In response to a recent blog I wrote on “Beware of Confusing Explanations of John 3:16” (see here), Robert asks, “How do you handle John 2:23 where pisteuō is translated as commit?
Here are John 2:23-24: “Now when He was in Jerusalem at the Passover, during the feast, many believed in His name when they saw the signs which He did. But Jesus did not commit Himself to them, because He knew all men…” The same word, pisteuō, is translated as believe in v 23 and commit in v 24.
Robert’s implied question, which I hear often, is this: If pisteuō means commit in v 24, why doesn’t it also mean commit in v 23? Couldn’t we translate these verses as “many committed themselves to His name…But Jesus did not commit Himself to them?
Pisteuō is used 100 times in John’s Gospel. Only in John 2:24 do English translations translate it as commit or entrust. Why? Because translators consult the context. In the context of John 2:23, committing to His name does not make sense. Compare John 1:12 where the same expression occurs. And in the context of John 2:24, He Himself did not believe to them does not make sense. (If John had wanted to say that He Himself did not believe in them, he would have used episteuen eis autous, not episteuen autois.)
The word pisteuō is used to refer to commitment or entrusting only eight times in the NT—out of 246 total uses. That sense of the word is very rare in the NT.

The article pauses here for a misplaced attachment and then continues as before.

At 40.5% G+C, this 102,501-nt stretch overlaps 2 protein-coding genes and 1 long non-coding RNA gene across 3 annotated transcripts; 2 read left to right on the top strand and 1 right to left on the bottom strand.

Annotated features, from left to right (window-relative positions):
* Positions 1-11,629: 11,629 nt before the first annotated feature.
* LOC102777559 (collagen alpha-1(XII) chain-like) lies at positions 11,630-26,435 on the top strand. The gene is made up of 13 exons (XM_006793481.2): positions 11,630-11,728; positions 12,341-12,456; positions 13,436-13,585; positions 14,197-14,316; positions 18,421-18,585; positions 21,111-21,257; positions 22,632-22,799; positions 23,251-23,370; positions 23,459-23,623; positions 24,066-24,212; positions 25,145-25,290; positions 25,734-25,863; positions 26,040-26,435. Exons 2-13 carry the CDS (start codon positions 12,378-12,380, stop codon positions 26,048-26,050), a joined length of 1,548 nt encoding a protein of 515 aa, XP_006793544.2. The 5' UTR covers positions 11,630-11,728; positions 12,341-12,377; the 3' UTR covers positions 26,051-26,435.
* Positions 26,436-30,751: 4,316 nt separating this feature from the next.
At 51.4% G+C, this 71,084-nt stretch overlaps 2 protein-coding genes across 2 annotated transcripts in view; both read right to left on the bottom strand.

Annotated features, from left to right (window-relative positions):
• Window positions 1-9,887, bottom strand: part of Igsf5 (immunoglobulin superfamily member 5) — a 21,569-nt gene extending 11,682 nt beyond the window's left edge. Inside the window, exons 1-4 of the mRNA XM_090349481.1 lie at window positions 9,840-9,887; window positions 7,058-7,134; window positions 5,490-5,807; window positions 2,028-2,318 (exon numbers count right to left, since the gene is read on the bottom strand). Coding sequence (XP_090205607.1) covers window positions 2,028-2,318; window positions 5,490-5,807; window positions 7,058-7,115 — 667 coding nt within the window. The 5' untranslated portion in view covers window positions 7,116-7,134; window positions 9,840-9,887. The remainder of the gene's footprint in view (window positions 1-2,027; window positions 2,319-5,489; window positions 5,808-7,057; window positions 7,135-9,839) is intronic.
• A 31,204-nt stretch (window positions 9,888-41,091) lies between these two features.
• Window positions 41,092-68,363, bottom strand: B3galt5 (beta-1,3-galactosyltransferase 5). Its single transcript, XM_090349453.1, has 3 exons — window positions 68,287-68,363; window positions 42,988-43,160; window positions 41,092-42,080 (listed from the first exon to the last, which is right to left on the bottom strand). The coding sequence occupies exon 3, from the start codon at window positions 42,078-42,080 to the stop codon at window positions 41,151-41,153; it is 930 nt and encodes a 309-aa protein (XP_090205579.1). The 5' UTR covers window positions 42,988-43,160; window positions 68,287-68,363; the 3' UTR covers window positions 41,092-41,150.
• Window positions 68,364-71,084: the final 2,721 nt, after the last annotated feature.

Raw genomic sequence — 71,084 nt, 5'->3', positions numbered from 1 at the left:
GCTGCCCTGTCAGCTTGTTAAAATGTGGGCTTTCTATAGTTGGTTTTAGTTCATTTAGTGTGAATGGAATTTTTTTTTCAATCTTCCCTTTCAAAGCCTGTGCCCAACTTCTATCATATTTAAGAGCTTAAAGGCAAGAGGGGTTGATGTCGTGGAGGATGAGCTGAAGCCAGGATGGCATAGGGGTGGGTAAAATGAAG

None of these eight passages explain what we must do to have everlasting life. In fact, none of these refer to what we entrust or commit to God—or to anyone. All eight verses refer to what God entrusts or commits to men:
Luke 16:11: God will entrust true riches to overcomers in the life to come.
John 2:24: Jesus did not entrust Himself to new believers who were not yet committed to confessing Him publicly (compare John 3:1-21).
Romans 3:2: God committed His oracles to the Jews.
1 Corinthians 9:17: God entrusted Paul with a stewardship.
Galatians 2:7: God committed to Paul the gospel to the Gentiles.
1 Thessalonians 2:4: God entrusted Paul with the gospel.
1 Timothy 1:11: God committed the gospel to Paul’s trust (literally: “according to the glorious gospel of the blessed God, to which I was entrusted”).
Titus 1:3: God committed the preaching of His word to Paul.
Since translators are aware of those eight uses, they translate John 2:23 and John 2:24 based on what the context dictates.
According to John 1:12, whoever believes in Jesus’ name is a child of God and is born of God. John 2:23 says that many believed in His name when they saw the signs that He did. Therefore, those people were born of God that day. But Jesus did not commit or entrust Himself to them. Why? Because He knew they were not prepared to confess Him openly before men.
If you are a believer, do not take it for granted that God is committing Himself to you. If you are walking in the light of His word, then He is indeed entrusting new understanding and life lessons to you. But if you are walking in the darkness, then He is not. Insight into God’s word is not based primarily on one’s intellect or one’s technique. It is based primarily on God revealing its meaning to those who are humble and seeking. God resists the proud but pours His favor on the humble.